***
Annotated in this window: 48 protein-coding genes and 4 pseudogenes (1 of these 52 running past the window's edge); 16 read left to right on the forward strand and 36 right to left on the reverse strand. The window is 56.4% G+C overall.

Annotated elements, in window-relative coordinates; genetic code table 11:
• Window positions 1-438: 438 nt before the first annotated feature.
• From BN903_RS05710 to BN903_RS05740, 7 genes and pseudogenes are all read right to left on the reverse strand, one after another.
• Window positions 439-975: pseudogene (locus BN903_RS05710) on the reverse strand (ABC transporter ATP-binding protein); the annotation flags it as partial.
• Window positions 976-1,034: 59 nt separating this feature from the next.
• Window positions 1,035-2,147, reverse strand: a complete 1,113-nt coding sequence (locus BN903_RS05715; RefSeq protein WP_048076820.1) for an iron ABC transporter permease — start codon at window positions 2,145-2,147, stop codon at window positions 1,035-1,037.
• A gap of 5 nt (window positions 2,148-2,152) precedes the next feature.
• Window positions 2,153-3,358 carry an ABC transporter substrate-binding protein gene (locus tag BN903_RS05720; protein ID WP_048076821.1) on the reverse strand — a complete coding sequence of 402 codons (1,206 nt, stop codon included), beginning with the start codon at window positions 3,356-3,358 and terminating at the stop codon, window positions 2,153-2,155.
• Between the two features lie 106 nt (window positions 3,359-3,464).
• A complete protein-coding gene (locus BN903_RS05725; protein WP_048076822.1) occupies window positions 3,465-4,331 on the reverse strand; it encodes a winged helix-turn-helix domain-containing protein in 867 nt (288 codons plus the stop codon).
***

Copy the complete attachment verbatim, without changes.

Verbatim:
Annotated in this window: 48 protein-coding genes and 4 pseudogenes (1 of these 52 running past the window's edge); 16 read left to right on the forward strand and 36 right to left on the reverse strand. The window is 56.4% G+C overall.

Annotated elements, in window-relative coordinates; genetic code table 11:
• Window positions 1-438: 438 nt before the first annotated feature.
• From BN903_RS05710 to BN903_RS05740, 7 genes and pseudogenes are all read right to left on the reverse strand, one after another.
• Window positions 439-975: pseudogene (locus BN903_RS05710) on the reverse strand (ABC transporter ATP-binding protein); the annotation flags it as partial.
• Window positions 976-1,034: 59 nt separating this feature from the next.
• Window positions 1,035-2,147, reverse strand: a complete 1,113-nt coding sequence (locus BN903_RS05715; RefSeq protein WP_048076820.1) for an iron ABC transporter permease — start codon at window positions 2,145-2,147, stop codon at window positions 1,035-1,037.
• A gap of 5 nt (window positions 2,148-2,152) precedes the next feature.
• Window positions 2,153-3,358 carry an ABC transporter substrate-binding protein gene (locus tag BN903_RS05720; protein ID WP_048076821.1) on the reverse strand — a complete coding sequence of 402 codons (1,206 nt, stop codon included), beginning with the start codon at window positions 3,356-3,358 and terminating at the stop codon, window positions 2,153-2,155.
• Between the two features lie 106 nt (window positions 3,359-3,464).
• A complete protein-coding gene (locus BN903_RS05725; protein WP_048076822.1) occupies window positions 3,465-4,331 on the reverse strand; it encodes a winged helix-turn-helix domain-containing protein in 867 nt (288 codons plus the stop codon).